Microscopic structure of a slug's foot and slime secretion

M. Halit Umar

Scientific Researcher, The Netherlands






One characteristic of members of the Kingdom Animalia is their ability for movement. Animals achieve this property of movement by a specialized tissue called muscle. Muscle cells can contract and then go back to their initial state before contracting again. Such repetitive contraction of the muscle cells causes movement. We recognize three types of muscle cells which form specialized tissues: Skeletal muscle, heart muscle and smooth muscle. Skeletal and heart muscle cells are cross-striated, whereas smooth muscle possess no cross striations, contract rather slowly and cause a standing wave motion (of the stomach, intestines and large bowels, for example).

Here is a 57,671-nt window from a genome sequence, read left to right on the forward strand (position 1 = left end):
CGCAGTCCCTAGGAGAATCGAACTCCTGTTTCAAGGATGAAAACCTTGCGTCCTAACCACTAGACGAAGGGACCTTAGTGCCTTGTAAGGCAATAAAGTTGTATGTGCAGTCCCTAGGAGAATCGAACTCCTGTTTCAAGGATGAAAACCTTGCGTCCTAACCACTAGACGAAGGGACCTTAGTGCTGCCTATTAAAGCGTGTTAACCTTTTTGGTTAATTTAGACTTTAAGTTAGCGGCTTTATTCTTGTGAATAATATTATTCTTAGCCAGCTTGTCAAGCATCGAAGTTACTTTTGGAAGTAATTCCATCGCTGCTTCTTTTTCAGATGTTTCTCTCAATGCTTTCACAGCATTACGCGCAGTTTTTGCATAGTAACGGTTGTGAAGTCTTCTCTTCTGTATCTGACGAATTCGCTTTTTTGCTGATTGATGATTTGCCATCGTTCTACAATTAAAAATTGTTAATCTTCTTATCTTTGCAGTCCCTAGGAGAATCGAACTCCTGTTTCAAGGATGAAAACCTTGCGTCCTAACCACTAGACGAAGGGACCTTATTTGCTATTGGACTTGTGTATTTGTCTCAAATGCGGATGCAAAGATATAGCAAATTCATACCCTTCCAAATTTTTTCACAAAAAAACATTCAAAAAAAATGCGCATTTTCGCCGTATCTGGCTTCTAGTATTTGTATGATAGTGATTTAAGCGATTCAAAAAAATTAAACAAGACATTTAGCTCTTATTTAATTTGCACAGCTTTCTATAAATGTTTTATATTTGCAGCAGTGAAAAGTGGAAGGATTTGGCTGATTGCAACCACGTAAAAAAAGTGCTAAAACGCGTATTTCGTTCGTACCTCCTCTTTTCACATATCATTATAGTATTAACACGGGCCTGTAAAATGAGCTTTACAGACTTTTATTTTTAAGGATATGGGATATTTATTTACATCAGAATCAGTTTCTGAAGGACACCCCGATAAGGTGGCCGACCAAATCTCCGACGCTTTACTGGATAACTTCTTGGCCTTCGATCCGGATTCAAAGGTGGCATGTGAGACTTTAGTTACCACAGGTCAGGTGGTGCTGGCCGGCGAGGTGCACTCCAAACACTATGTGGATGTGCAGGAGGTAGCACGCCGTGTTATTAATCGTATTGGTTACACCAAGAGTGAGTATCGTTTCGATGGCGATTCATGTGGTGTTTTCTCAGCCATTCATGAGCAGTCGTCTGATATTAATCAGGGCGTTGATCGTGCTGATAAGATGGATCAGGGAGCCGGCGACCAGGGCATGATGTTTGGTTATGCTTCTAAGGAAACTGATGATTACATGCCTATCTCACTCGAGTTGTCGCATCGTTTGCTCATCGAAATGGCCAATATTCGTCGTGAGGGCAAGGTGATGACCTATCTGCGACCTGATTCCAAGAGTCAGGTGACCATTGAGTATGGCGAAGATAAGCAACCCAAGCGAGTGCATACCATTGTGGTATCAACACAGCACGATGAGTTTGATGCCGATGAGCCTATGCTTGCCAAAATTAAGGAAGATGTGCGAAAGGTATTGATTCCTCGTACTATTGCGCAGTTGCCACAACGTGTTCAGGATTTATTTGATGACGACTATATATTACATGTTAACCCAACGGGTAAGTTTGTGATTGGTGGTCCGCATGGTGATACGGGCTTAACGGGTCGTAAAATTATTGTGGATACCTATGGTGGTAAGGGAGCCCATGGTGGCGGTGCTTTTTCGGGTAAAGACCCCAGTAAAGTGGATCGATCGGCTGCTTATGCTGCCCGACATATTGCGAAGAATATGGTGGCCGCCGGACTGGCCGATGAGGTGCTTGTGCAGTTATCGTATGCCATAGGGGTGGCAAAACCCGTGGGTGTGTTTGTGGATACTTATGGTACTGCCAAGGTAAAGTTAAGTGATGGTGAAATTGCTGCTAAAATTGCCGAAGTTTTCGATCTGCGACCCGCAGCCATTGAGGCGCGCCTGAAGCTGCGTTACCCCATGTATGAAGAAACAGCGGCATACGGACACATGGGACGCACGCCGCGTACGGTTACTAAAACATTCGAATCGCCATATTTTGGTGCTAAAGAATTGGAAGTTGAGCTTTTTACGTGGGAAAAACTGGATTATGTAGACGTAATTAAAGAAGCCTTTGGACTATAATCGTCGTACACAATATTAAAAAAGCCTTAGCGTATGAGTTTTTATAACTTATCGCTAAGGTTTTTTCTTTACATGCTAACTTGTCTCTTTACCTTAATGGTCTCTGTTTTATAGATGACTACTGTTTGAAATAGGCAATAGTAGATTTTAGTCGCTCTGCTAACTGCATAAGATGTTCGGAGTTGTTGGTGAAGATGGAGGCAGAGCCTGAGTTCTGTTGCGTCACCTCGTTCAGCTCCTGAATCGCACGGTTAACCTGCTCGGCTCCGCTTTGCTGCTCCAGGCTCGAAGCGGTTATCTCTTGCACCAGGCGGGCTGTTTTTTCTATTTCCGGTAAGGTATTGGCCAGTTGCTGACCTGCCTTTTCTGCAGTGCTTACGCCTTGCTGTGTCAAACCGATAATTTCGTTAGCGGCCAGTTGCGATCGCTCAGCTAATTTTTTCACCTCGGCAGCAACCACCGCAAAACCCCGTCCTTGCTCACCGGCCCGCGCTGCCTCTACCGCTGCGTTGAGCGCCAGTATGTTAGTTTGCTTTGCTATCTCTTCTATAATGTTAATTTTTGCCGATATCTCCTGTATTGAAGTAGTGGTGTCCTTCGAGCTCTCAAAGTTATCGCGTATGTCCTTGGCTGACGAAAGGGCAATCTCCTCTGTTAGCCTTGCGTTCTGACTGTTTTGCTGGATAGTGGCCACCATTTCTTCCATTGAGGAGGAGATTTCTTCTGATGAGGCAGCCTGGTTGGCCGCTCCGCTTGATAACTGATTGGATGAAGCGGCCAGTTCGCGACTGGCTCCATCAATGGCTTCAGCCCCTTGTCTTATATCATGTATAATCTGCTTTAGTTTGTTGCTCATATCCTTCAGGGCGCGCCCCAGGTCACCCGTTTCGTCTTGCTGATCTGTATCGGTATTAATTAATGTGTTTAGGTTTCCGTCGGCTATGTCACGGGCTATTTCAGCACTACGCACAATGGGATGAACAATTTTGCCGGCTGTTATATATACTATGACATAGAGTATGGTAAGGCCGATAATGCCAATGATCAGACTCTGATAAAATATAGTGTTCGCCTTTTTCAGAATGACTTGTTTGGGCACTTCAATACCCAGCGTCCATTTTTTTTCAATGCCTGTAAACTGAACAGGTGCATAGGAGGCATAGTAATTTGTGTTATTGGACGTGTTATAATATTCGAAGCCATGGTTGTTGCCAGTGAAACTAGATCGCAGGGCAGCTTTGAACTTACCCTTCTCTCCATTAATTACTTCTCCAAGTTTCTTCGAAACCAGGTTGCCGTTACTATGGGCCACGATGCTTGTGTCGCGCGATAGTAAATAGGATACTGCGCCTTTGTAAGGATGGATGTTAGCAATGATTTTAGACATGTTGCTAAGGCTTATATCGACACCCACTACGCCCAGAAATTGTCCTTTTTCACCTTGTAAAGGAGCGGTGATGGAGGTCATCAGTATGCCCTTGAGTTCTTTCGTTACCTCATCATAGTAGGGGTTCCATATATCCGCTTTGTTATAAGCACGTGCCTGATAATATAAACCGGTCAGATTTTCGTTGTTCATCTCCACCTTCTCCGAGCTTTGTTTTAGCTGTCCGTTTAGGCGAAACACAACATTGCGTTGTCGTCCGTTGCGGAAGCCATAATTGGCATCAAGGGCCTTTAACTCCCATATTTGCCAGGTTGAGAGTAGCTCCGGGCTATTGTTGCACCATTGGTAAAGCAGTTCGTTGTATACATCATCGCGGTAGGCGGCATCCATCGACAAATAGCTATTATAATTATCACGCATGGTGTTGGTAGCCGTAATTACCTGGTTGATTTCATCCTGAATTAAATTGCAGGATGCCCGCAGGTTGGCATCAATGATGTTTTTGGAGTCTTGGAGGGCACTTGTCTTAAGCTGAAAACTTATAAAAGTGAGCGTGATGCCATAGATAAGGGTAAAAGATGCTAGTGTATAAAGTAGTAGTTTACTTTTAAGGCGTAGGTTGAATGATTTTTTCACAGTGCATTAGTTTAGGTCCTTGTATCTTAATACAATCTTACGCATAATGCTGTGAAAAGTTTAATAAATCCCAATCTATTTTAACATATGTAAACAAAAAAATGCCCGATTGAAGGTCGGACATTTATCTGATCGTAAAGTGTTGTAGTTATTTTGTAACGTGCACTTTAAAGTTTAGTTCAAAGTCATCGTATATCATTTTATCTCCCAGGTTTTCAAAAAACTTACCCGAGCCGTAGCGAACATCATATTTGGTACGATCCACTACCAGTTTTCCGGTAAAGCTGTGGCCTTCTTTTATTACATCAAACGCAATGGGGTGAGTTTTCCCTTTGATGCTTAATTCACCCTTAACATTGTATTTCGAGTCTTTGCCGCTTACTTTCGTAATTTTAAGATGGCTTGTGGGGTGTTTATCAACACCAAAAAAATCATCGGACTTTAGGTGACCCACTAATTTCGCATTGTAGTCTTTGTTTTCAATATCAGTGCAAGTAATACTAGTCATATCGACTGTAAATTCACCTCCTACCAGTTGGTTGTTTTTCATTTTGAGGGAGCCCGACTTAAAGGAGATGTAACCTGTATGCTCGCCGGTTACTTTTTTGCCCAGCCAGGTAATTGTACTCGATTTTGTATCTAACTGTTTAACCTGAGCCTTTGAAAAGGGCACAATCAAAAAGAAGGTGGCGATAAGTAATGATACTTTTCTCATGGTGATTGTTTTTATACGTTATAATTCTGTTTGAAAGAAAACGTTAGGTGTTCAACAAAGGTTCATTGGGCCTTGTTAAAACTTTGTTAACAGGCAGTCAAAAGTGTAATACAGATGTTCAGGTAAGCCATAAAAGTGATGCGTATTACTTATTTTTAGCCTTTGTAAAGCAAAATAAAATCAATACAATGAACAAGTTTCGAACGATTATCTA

Slugs have no articulate skeletal system so they have to crawl. They achieve this by using muscles especially in their foot. They are equally successful in climbing on vertical surfaces like walls. However, they have neither toes nor fingers to hold fast. Their ventral surface is rather flat and triangular with the apex towards the distal end (tail).

Although a slug is not well equipped for quick movements, like those of a jumping cat or human athlete, they nevertheless wander steadily to find food. How do they accomplish this? Well, there is a substance called 'slime' of which all animals may benefit according to their physiological needs. Slugs are masters in secreting such slimy substances all over their body, especially on the ventral side. The aim of this short article is therefore to show microscopical aspects of the slime secretion of a slug.

I collected a few small specimens of slug, probably of the genus Arion, in the forest stretching behind the laboratory where I worked. A sample measuring not more than 12 mm was fixed in a mixture of formaldehyde and glutaraldehyde in phosphate buffer pH 7.4. Twenty-four hours were enough for a complete chemical fixation at room temperature. Then, it was embedded in glycolmethacrylate and a tissue block was made. (See footnote 1).